One of the things I struggle with is the reality of over the ear versus in the ear headsets. I have considered many times. I don’t always like the in-the-ear headsets. Although the Voyager 5200 UC fits snugly in my ear and because it wraps around the ear, I don’t feel like it is going to fall out of my ear. I have a VOIP phone (at work) and two cell phones. I have the Voyager connected to my work computer. I know, as someone that has many times talked to someone, that I thought was talking to me, because of hidden earbuds, I suspect that will happen. But the Voyagers fit nicely and free you from your desk.

A call come in, you can quickly switch to the call. Currently, I’ve used the device in the following:

1. Zoom meeting

2. WebEx

3. Jabber Call

It works exceptionally well in all four. Reasonable noise-canceling abilities also. The setup is straightforward, and you don’t have to install software on your computer. Just plug in the paired USB dongle and away you go.  One thing that I haven’t tried yet but is going to happen is talking on the phone when the other phone rings. I have been on my work phone, and when I got a second call, I was quickly able to put the first call on hold and answer the second.

Overall I am very impressed with the Polycom Voyager 5200 UC. It fits in my ear well, and the overall sound quality is very good. If you are in the market for a multipurpose small earbud based voice system, this one is a good addition to your arsenal.

It comes with a great small case for carrying.

Overall my rating for the Polycom Voyager 5200 UC is an 8 of 10.


In need of a light

When is the last time you checked your flashlight? Do you even have a flashlight anymore? I realized that yesterday, when I reached for two different flashlights, and neither had batteries. I had to get my cell phone to use that as a flashlight. I wanted to see under the refrigerator in the garage.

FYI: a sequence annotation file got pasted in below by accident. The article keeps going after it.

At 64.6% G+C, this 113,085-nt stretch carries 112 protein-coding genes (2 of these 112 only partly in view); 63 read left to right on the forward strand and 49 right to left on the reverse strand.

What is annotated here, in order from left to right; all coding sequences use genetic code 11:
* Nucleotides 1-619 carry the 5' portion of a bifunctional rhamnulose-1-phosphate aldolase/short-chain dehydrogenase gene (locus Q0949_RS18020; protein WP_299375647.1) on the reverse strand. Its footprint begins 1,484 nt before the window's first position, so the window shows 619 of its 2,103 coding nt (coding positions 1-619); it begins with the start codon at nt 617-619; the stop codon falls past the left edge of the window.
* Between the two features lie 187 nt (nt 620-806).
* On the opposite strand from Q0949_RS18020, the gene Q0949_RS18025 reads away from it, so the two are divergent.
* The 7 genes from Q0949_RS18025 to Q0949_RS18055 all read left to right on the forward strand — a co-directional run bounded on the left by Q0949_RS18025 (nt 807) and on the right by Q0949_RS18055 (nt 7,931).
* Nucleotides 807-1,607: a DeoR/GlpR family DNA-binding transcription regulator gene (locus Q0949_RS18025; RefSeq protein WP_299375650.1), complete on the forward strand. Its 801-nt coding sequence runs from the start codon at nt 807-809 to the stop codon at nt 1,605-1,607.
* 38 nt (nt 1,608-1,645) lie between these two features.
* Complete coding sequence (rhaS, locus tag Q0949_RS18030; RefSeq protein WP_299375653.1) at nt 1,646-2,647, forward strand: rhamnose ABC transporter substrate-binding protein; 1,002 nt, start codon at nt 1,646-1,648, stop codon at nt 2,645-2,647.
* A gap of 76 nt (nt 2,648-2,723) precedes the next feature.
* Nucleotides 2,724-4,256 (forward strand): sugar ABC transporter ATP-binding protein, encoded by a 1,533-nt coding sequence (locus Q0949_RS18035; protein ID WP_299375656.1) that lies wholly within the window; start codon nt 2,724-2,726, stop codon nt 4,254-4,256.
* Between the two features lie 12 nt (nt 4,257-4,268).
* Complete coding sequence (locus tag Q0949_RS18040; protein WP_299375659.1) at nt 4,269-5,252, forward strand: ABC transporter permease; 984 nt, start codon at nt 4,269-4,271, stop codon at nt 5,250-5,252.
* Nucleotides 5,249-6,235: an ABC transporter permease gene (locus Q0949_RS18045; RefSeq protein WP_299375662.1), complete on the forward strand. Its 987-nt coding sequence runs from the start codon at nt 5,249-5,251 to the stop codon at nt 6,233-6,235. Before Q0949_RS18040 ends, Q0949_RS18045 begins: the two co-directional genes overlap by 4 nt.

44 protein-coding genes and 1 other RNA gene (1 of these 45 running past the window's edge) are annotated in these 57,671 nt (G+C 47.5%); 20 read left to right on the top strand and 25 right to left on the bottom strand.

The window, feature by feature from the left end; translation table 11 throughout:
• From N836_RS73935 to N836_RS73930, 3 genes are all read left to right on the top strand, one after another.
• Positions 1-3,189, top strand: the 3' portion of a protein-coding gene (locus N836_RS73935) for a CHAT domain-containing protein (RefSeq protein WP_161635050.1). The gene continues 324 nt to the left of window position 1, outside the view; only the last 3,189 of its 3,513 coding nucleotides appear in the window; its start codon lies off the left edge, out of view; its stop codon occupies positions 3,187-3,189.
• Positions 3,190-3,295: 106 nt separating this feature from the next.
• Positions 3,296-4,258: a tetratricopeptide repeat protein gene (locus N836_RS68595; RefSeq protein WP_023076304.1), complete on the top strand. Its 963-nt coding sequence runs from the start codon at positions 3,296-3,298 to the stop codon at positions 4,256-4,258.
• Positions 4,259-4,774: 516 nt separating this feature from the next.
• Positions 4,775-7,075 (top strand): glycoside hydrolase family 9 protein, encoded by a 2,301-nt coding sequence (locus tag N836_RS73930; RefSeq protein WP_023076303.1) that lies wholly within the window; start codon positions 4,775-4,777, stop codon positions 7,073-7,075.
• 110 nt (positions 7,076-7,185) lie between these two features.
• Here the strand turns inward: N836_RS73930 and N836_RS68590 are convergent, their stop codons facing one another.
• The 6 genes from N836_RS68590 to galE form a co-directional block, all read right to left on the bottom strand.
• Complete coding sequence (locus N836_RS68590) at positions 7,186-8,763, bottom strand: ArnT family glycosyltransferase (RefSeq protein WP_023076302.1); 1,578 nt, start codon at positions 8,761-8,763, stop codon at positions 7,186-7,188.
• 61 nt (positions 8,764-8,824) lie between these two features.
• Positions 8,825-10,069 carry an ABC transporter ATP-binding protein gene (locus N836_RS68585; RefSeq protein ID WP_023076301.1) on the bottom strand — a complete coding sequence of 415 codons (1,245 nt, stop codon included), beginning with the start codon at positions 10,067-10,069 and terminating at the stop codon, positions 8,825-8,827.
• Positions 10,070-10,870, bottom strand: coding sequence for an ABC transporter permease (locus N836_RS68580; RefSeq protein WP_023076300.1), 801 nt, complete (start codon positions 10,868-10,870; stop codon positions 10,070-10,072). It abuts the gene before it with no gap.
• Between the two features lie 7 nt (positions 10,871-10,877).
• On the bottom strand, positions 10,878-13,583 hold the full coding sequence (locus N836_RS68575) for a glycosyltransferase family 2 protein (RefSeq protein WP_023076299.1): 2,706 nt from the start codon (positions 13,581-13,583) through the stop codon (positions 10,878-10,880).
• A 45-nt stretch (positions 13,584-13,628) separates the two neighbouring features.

Part of that is my fault, and I normally check flashlights every quarter. Maybe this is my problem, but if you have flashlights, check them.

(The other thing was we didn’t have the battery type, but that is a prepping problem).

I did find the item that rolled under the refrigerator, but it took longer than I wanted it to! I changed the batteries in all the flashlights I had around the house. The problem with using my cell phone as my only flashlight is two-fold:

1, It doesn’t fit into smaller spaces

2. The light chews the battery, and if it is the only light I have during a power failure, I lose the phone!

There are several interesting technologies coming that I am excited about. Rocketbook shipped their product that converts a whiteboard (any whiteboard) into an interactive digital whiteboard. They are sitting on my desk for this weekend and installation at the house. I am going to put the corners on two whiteboards in the house and see how it works.

The other interesting technology (short term) is the world of Bluetooth headsets. I won’t spend any time on this right now. There are three types of headsets that people have and love. The first is the “in the ear,” the second is the over the ear, and the final type is the over the ear headset. All three connect to your phone or computer (softphone) to provide you with a connection for voice traffic. I am going to do reviews of a couple of headsets I’ve used and my choices.

Finally to end for today, the growing world of off-air TV, and cutting the cord. I was a Dish Network customer for 25 years. In that time we moved to three different cities. I cut that connection nearly a year ago. I do not miss Dish network! But I do wonder how much longer I will have a cable connection at home. I suspect that is a question many people are asking. How much longer will I watch traditional broadcast television?